We take turns, so whoever’s up must approach the pointing dog from behind at an easy pace, slipping the shotgun’s safety and waiting for the explosion from the grass. Birds will erupt from a grass clump with the speed and trajectory of a guided missile, beating their wings hard and calling loudly in alarm. The effect can be stunning at first. We’ve learned, however, that if you do it right, you will allow the bird to gain some altitude, cup his wings and straighten into a flight path before you bring him down. Fire too early, and you will either miss (because your shot-shell pattern must have time to spread), or worse, you’ll connect at point-blank range and pulverize the bird into quailburger.

There is always Uncle Craig, calmly dispatching the quarry and cycling in another shell, making no comment except with his twinkling eyes and his Cheshire cat grin.

While we will never be mistaken for the crack shots of yesteryear, we can at least put on a creditable showing. When the dogs point and the birds rise, our shotguns sing out in order, like a rolling broadside. The hunter on point waits for the proper moment, when the bird has exploded and straightened out, then fires. If his shot fails to drop the bird, the hunter “on deck” takes his turn, and if our ineptitude persists, there is always Uncle Craig, calmly dispatching the quarry and cycling in another shell, making no comment except with his twinkling eyes and his Cheshire cat grin. As the dog returns panting, with a mouthful of feathers and still-warm bird, it’s hard not to pause and take in the moment: a happy family, crunching through the cold field together, the scent of gunpowder and coffee in the air, and the promise of a fine meal in the snug warmth later.

We hunt, and we love it, even though we know we are only experiencing a shadow of what used to be. The superabundant bobwhite quail of the 1950s, like the passenger pigeon, are unlikely to ever be seen again. Farming practices have changed forever, and whatever virus or predator came out of Pandora’s box in the years prior to 1983, it will not be stuffed back in. Conventional wisdom is that upland hunting—at least in Arkansas—is dying, indeed may already be dead. And yet in the Ozark hills, an echo of the traditions lives on, and not only in my family. The planted hunt will never present either the challenge or the cinematic vistas of our wild-game heritage, but for sheer pleasure, and for bringing a far-flung family together over the holidays, it cannot be equaled—even after the crash.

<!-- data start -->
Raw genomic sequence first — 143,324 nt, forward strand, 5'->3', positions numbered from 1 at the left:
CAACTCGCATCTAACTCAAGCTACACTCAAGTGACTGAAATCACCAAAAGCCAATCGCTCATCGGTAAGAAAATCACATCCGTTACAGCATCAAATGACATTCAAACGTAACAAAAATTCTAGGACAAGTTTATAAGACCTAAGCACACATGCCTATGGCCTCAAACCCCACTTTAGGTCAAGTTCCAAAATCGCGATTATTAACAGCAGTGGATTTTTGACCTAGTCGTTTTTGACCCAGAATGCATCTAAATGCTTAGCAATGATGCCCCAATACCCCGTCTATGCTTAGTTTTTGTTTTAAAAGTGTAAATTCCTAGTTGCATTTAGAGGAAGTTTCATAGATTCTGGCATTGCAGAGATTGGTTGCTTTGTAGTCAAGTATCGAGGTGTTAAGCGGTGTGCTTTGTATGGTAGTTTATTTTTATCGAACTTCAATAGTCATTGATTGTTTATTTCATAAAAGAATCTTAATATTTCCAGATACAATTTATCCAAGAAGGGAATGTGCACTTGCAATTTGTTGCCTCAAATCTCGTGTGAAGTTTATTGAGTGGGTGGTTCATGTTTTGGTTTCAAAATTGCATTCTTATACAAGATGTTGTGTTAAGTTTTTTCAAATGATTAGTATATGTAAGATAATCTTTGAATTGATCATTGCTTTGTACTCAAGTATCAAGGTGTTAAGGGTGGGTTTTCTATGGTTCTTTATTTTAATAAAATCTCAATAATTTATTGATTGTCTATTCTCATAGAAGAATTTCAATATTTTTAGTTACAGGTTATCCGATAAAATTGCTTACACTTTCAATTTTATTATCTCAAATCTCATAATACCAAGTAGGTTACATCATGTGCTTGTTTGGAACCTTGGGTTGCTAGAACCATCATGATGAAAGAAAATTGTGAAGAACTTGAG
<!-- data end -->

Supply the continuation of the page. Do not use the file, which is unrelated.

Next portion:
Bobwhite Quail With Roasted Root Vegetables

My family will never be great quail hunters. But we are already great quail eaters. In an era of increased interest in our national foodscape, wild game represents one of the most accessible sources of uncommon flavor. Old-timers generally prefer to batter and fry quail, or wrap the breasts in bacon and throw them on the grill. Both are delicious but can grow somewhat boring. I prefer to roast my birds, skin on if I have the time to prepare them properly. Wild birds are lean, and one needs to be careful when preparing them. Basting or the addition of a fat, like butter, may be required; it also helps to roast them en masse over a bed of root vegetables that have been cubed and interspersed with diced bacon.


6 to 8 quail (fresh or purchased)
1 acorn squash
1 large sweet potato
1 Vidalia onion
3 strips of bacon
2 cloves of garlic
Olive oil
Chicken stock for basting
Cavendar’s Original Greek Seasoning


Preheat oven to 350°. Peel the sweet potato and the acorn squash. Cube each into half-inch pieces. Chop onion, also into half-inch segments. Press or mince two cloves of garlic. Using scissors, dice three pieces of bacon into half-inch segments. In a large cast-iron skillet, lay down a liberal coating of olive oil. Toss all cubed vegetables, bacon and garlic in pan, mixing to coat with olive oil. Dust liberally with cumin, and lightly with cinnamon. Salt and pepper to taste. Toss all again and set aside.

Prepare the quail. For wild birds, most planted ranches will skin the birds for you. However, skin-on birds are preferred for moistness. If you have time, pluck the birds to retain their skin, setting each aside in cool water while you work. Liberally coat each bird with butter, then dust each with Cavendar’s seasoning. Arrange birds in a “wheel” directly atop roasting vegetables. For skin-on birds, roast at 35° for 45 minutes, checking with a meat thermometer.

Skinless birds require more work to prevent them from drying out. The simplest method is to season as above, then arrange birds in a turkey basting bag on a cookie sheet. Next, seal the birds with a half-inch of chicken stock, roasting at the same time as the vegetables.

This article originally appeared in the December 2013 issue of Arkansas Life magazine.